For those who wish they sat at the popular kids’ table back in the day comes this intriguing treatise on how popularity works, sometimes for good, sometimes for ill.
It’s a tragic fact that life often recapitulates high school, that one’s place in the pecking order seldom changes, whether playground meat or prom king. Prinstein (Clinical Psychology/Univ. of North Carolina), a self-described “psychology nerd,” observes that the course of one’s popularity through life is firmly established way back in first grade. However, he notes repeatedly, there are two kinds of popularity: one is an indicator of status and thus highly variable, while the other is likability, which “captures those we feel close to and trust, and the people who make us happy when we spend time with them.” Confusing the two categories, by Prinstein’s account, is a good way to make oneself unhappy, as with one popular girl who, invited to all the right parties, began to ingest everything on hand at those festivities, earning herself an alcohol dependency. As the author writes, there are actual physiological reasons for seeking status, things that happen in the ventral striatum that reward us for success in the brain’s “emotional salience” network. Unfairly, the popular kids often live longer than the unpopular ones, perhaps as a consequence of the latter’s being “isolated, disconnected, lonely” and made mean by “hostile attribution bias,” the tendency to blame our problems on others. Prinstein closes his discussion with an enumeration of the qualities of likability, including self-reflection, taking turns in conversation and other activities rather than dominating them, and not disrupting the group in naked self-interest. A word for the downtrodden: the author suggests that the better kind of popularity is not necessarily inborn—i.e., people can change their own luck by cultivating these and other qualities.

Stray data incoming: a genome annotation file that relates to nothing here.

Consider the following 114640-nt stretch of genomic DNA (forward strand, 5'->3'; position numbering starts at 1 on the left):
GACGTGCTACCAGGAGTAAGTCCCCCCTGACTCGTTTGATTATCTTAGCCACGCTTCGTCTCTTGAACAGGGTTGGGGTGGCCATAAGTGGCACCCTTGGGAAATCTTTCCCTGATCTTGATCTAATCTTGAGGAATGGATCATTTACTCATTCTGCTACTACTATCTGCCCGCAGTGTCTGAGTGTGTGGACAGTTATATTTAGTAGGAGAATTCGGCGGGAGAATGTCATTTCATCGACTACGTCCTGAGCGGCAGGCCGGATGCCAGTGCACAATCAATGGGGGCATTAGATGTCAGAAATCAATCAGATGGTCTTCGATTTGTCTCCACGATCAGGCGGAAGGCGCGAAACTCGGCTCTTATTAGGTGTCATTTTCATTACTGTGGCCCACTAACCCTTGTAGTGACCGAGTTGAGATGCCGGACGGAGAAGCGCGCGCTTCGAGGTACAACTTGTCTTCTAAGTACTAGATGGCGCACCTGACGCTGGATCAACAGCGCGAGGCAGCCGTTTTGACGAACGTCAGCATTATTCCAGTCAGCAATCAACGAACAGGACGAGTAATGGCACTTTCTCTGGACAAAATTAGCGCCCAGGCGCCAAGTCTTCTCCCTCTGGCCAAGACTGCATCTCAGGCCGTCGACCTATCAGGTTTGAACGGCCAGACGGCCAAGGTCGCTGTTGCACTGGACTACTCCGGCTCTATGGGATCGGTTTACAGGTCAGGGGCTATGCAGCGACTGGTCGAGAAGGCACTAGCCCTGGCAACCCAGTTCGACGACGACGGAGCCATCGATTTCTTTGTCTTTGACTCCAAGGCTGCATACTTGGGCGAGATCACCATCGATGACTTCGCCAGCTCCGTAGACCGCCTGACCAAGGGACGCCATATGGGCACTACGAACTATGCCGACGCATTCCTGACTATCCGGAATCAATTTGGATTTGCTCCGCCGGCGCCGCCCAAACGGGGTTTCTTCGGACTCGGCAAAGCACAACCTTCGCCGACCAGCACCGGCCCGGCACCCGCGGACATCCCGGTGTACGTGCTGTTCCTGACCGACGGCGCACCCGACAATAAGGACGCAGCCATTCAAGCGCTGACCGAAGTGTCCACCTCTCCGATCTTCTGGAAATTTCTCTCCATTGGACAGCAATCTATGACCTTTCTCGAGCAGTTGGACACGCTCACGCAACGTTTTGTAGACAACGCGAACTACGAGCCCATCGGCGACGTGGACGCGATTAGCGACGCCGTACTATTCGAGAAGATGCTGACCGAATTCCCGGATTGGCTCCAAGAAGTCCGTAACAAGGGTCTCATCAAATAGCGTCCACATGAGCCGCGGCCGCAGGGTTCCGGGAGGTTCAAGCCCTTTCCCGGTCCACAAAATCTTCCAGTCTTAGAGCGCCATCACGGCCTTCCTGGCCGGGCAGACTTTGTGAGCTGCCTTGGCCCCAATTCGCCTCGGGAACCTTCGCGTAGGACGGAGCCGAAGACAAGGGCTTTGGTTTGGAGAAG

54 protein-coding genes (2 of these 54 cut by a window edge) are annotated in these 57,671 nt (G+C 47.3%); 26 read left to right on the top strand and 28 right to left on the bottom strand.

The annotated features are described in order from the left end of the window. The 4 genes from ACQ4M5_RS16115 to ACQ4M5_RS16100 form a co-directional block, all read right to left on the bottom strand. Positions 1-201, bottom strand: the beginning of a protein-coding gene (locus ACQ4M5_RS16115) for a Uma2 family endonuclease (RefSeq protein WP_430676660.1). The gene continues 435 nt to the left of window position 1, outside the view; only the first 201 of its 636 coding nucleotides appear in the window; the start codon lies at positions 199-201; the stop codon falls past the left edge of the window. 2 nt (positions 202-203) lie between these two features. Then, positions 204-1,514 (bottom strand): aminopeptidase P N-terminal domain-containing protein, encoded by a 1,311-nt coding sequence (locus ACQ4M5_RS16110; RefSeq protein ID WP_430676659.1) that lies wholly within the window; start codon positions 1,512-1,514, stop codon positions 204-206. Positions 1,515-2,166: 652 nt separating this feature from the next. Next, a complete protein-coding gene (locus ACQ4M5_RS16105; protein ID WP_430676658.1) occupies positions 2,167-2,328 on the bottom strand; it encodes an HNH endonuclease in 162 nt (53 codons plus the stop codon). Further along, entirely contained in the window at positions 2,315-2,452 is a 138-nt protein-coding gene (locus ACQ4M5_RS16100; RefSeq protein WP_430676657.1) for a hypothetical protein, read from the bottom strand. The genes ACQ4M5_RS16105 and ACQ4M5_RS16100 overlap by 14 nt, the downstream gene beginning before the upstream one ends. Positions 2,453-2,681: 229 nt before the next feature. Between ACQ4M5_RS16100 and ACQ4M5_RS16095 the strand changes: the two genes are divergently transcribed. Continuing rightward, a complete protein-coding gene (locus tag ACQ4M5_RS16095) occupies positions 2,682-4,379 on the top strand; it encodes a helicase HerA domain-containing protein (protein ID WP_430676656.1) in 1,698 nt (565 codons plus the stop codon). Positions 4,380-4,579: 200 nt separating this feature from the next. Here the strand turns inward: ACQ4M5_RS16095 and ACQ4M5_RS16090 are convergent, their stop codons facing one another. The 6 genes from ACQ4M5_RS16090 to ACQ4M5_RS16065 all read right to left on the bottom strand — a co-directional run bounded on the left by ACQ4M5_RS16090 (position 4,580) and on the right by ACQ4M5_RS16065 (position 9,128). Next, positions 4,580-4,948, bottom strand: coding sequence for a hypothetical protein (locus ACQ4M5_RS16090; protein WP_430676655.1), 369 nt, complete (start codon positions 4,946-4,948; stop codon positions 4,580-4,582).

Though repetitive, an eye-opening look at the ways of the world—at least the world as the cool kids know it.